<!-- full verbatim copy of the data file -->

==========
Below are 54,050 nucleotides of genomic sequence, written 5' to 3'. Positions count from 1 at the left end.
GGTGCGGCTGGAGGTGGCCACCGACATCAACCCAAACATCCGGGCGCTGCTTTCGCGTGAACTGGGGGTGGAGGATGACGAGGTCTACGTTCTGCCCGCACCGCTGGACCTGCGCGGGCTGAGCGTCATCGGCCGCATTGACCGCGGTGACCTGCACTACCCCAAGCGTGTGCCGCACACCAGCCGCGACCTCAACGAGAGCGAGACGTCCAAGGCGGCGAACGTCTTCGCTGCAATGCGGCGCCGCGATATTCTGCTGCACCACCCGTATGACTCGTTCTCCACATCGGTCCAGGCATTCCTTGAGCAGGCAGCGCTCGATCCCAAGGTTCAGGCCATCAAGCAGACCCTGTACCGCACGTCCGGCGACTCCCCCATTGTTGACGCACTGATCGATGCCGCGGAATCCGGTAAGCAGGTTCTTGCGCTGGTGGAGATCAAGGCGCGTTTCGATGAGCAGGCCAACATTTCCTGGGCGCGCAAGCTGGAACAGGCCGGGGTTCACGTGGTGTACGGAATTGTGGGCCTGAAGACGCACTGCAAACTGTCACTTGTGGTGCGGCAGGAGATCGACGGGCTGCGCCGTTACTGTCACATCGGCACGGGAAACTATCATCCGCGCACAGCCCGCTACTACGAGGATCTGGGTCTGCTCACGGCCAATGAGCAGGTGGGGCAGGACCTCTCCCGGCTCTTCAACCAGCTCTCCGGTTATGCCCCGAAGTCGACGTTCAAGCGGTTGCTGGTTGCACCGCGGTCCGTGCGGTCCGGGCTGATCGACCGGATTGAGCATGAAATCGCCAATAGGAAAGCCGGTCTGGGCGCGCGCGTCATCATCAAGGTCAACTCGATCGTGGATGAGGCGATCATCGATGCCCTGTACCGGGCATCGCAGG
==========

Below are 54,050 nucleotides of genomic sequence, written 5' to 3'. Positions count from 1 at the left end.
GGTGCGGCTGGAGGTGGCCACCGACATCAACCCAAACATCCGGGCGCTGCTTTCGCGTGAACTGGGGGTGGAGGATGACGAGGTCTACGTTCTGCCCGCACCGCTGGACCTGCGCGGGCTGAGCGTCATCGGCCGCATTGACCGCGGTGACCTGCACTACCCCAAGCGTGTGCCGCACACCAGCCGCGACCTCAACGAGAGCGAGACGTCCAAGGCGGCGAACGTCTTCGCTGCAATGCGGCGCCGCGATATTCTGCTGCACCACCCGTATGACTCGTTCTCCACATCGGTCCAGGCATTCCTTGAGCAGGCAGCGCTCGATCCCAAGGTTCAGGCCATCAAGCAGACCCTGTACCGCACGTCCGGCGACTCCCCCATTGTTGACGCACTGATCGATGCCGCGGAATCCGGTAAGCAGGTTCTTGCGCTGGTGGAGATCAAGGCGCGTTTCGATGAGCAGGCCAACATTTCCTGGGCGCGCAAGCTGGAACAGGCCGGGGTTCACGTGGTGTACGGAATTGTGGGCCTGAAGACGCACTGCAAACTGTCACTTGTGGTGCGGCAGGAGATCGACGGGCTGCGCCGTTACTGTCACATCGGCACGGGAAACTATCATCCGCGCACAGCCCGCTACTACGAGGATCTGGGTCTGCTCACGGCCAATGAGCAGGTGGGGCAGGACCTCTCCCGGCTCTTCAACCAGCTCTCCGGTTATGCCCCGAAGTCGACGTTCAAGCGGTTGCTGGTTGCACCGCGGTCCGTGCGGTCCGGGCTGATCGACCGGATTGAGCATGAAATCGCCAATAGGAAAGCCGGTCTGGGCGCGCGCGTCATCATCAAGGTCAACTCGATCGTGGATGAGGCGATCATCGATGCCCTGTACCGGGCATCGCAGG